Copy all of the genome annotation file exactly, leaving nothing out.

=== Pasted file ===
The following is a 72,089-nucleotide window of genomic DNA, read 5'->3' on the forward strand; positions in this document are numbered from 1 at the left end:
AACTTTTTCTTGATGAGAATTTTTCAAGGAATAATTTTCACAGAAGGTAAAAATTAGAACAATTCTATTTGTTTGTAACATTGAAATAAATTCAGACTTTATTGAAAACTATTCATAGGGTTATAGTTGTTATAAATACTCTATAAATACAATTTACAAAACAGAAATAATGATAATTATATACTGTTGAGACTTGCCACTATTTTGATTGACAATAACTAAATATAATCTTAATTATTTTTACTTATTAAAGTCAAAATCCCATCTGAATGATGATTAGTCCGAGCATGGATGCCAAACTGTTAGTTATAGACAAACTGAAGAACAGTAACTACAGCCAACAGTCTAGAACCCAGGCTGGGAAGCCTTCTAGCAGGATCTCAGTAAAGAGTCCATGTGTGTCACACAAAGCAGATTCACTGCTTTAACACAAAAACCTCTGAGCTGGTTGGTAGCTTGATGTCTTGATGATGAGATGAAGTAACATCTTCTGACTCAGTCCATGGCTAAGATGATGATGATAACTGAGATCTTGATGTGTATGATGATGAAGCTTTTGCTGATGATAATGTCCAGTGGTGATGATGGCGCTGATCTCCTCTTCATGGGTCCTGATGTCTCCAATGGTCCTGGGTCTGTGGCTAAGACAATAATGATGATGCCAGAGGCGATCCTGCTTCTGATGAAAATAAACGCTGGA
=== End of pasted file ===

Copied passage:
The following is a 72,089-nucleotide window of genomic DNA, read 5'->3' on the forward strand; positions in this document are numbered from 1 at the left end:
AACTTTTTCTTGATGAGAATTTTTCAAGGAATAATTTTCACAGAAGGTAAAAATTAGAACAATTCTATTTGTTTGTAACATTGAAATAAATTCAGACTTTATTGAAAACTATTCATAGGGTTATAGTTGTTATAAATACTCTATAAATACAATTTACAAAACAGAAATAATGATAATTATATACTGTTGAGACTTGCCACTATTTTGATTGACAATAACTAAATATAATCTTAATTATTTTTACTTATTAAAGTCAAAATCCCATCTGAATGATGATTAGTCCGAGCATGGATGCCAAACTGTTAGTTATAGACAAACTGAAGAACAGTAACTACAGCCAACAGTCTAGAACCCAGGCTGGGAAGCCTTCTAGCAGGATCTCAGTAAAGAGTCCATGTGTGTCACACAAAGCAGATTCACTGCTTTAACACAAAAACCTCTGAGCTGGTTGGTAGCTTGATGTCTTGATGATGAGATGAAGTAACATCTTCTGACTCAGTCCATGGCTAAGATGATGATGATAACTGAGATCTTGATGTGTATGATGATGAAGCTTTTGCTGATGATAATGTCCAGTGGTGATGATGGCGCTGATCTCCTCTTCATGGGTCCTGATGTCTCCAATGGTCCTGGGTCTGTGGCTAAGACAATAATGATGATGCCAGAGGCGATCCTGCTTCTGATGAAAATAAACGCTGGA